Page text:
Types of Hot Sticks
Hot sticks are poles made of an insulating material.
Hot sticks vary in length depending on the voltage level of the energized equipment and the work to be performed. Modern hot sticks are made of fiberglass and/or epoxiglass. Older designs were made of wood which was treated and painted with chemical-, moisture-, and temperature- resistant materials.
Figure 1 is an example of a simple hot stick fitted with a tool suitable for operation of open-air disconnect switches.
Hot sticks can be fitted with a variety of tools and instruments.
The most common fitting is the NEMA standard design shown in Fig. 2 as the standard universal fitting.
This fitting allows a variety of tools and equipment to be connected to the hot stick.
Figure 2 also shows other attachments and extensions that can be used to increase the usefulness of hot sticks. In addition to the equipment, hot sticks can also be equipped with: wrenches, sockets, screwdrivers, cutters, saws and other such tools.
The telescoping type of hot stick is composed of several hollow, tubular sections which nest inside of each other.
The topmost section is first extended and locked in place by means of a spring-loaded button which snaps into a hole. The user of the hot stick extends as many of the sections as are required to accomplish the job at hand.
The telescoping hot stick makes very long hot stick lengths available which then collapse to a small, easy-tocarry assembly.
The shotgun hot stick (Figure 4) has a sliding lever mechanism that allows the user to open and close a clamping hook mechanism at the end. In this way the user can attach the stick to a disconnect ring and then close it. After the switch is operated, the shotgun mechanism is operated to open the hook.
The shotgun stick gets its name from its similarity to the pump-action shotgun.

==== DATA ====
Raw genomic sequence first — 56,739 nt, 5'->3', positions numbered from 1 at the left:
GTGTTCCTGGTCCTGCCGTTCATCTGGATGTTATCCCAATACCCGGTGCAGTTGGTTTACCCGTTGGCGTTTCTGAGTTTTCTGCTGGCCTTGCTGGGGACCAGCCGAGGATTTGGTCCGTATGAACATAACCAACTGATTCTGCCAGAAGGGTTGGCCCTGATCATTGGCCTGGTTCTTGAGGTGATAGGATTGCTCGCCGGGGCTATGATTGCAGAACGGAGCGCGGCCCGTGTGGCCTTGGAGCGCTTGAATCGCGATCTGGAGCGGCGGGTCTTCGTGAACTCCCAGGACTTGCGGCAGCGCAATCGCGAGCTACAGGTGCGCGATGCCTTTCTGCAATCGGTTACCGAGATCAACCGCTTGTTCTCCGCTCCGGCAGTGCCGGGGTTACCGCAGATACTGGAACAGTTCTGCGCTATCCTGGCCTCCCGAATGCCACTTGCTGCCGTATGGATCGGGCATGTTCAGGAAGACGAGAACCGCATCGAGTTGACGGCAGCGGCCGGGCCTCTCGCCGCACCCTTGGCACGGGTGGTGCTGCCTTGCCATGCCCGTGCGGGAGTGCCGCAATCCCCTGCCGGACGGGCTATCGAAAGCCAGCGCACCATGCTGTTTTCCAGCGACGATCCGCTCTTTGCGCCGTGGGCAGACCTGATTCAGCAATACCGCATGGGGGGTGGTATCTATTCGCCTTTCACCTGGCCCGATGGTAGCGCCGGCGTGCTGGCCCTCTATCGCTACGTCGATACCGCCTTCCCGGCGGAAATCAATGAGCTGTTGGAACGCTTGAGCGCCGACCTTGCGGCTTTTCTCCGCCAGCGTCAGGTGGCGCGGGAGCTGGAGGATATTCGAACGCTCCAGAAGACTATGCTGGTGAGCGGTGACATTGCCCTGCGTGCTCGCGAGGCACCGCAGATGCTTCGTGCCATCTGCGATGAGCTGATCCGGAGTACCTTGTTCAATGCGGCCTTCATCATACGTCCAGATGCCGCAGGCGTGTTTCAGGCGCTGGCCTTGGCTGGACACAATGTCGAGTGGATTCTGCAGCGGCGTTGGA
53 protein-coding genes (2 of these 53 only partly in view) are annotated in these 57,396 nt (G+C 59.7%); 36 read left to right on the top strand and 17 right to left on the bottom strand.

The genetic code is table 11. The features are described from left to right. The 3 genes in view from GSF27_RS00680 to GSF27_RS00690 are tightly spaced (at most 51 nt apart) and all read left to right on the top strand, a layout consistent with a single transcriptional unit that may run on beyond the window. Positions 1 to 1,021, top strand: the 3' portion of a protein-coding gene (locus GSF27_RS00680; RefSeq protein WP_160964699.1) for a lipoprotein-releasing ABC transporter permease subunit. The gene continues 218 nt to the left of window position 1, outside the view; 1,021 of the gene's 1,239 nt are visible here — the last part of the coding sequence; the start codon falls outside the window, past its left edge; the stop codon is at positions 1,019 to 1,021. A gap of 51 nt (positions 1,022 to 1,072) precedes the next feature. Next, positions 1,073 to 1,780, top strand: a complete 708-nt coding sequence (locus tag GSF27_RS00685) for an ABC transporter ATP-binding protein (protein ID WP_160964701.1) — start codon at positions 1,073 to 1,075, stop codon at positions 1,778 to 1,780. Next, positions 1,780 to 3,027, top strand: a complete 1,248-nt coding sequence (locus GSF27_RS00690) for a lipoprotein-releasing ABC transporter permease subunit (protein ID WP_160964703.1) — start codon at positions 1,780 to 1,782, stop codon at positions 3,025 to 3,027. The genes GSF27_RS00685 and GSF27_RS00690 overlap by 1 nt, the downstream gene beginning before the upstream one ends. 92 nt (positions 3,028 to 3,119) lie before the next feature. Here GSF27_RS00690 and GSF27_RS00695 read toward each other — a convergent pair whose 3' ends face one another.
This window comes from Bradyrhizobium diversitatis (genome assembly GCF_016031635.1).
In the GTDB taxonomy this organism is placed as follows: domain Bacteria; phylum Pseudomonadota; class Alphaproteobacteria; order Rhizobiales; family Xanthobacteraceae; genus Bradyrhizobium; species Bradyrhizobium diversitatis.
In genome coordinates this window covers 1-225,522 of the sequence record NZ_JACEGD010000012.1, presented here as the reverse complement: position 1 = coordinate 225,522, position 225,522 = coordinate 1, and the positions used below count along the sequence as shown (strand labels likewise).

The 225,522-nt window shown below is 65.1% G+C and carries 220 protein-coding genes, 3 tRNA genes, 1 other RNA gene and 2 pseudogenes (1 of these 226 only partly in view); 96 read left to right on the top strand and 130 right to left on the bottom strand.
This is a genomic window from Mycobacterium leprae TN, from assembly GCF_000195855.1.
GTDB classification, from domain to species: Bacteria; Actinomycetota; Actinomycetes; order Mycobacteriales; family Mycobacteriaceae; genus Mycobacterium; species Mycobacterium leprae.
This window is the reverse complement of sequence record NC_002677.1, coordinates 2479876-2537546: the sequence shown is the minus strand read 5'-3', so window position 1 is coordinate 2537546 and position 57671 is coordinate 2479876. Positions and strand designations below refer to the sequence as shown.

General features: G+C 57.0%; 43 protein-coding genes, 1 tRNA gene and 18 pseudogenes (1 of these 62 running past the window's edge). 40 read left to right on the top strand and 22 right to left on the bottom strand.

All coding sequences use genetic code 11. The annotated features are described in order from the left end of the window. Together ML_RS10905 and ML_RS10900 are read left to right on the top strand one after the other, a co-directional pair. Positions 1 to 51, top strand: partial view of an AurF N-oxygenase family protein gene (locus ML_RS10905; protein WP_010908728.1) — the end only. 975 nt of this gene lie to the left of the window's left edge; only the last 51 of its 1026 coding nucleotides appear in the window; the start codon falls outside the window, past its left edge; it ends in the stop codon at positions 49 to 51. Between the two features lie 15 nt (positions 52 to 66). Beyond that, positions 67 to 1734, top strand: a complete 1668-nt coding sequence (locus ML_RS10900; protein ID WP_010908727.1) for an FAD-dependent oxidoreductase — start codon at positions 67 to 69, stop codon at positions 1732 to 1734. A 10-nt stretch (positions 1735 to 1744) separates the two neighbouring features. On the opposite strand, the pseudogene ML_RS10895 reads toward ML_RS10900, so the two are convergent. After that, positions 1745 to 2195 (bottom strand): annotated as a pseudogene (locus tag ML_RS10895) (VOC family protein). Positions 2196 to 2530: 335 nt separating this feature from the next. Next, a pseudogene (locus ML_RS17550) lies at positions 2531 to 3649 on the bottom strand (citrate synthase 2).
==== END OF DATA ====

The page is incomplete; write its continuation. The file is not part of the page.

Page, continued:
Figure 5 shows a hot stick kit with several sections and various tools. This type of package provides a variety of configurations which will satisfy most of the day-to-day needs for the electrician and the overhead line worker.
The kit includes the following components:
- Six 4-ft sections of an epoxiglas snap-together hot stick
- Aluminum disconnect head for opening and closing switches and enclosed cutouts
- Nonmetallic disconnect head for use in indoor substations where buswork and switches are in close proximity
- Clamp stick head for use with 6-in-long eye-screw ground clamps. This is used to apply and remove safety grounds
- Tree trimmer attachment with 1 ft of additional stick and pull rope used to close jaws of the trimmer
- Pruning saw
- Pistol-grip saw handle for use when tree limbs can be reached and insulation is not required
- Heavy-duty vinyl-impregnated storage case
Electricians involved primarily in indoor work might wish to substitute other tools for the tree trimming and pruning attachments.
When to Use Hot Stick?
Hot stick should be used to insulate and isolate the electrician from the possibility of electric shock, arc, or blast.
Medium voltage and higher:
• Voltage measurement
• Any repairs or modifications to energized equipment
• Operation of disconnects and cutouts
• Application of safety grounds
How to Use It?
The specifics of hot stick use will depend upon the task being performed and the location in which the worker is positioned. As a general rule, if hot sticks are being used, the worker should also wear other protective clothing.
At a minimum, rubber gloves and face shields should be employed. However, many recommend that flash suits should also be worn, especially when safety grounds are being applied.
ASTM Standard F 711 requires that manufacturers test hot sticks to very stringent standards before they are sold. Additionally, OSHA standards require that hot sticks be inspected and/or tested periodically.
The following should be the minimum:
- Hot sticks should be closely inspected for damage or defects
a) Prior to each use
b) At least every two years
- If any damage or defects are noted the hot stick should be repaired or replaced
- Hot sticks should be electrically tested according to ASTM Standard F 711
a) Anytime an inspection reveals damage or a defect
b) Every two years
Using Hot-Stick (VIDEO)
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Resource: Electrical Safety Handbook – John Cadick, Mary Capelli-Schellpfeffer and Dennis K. Neitzel
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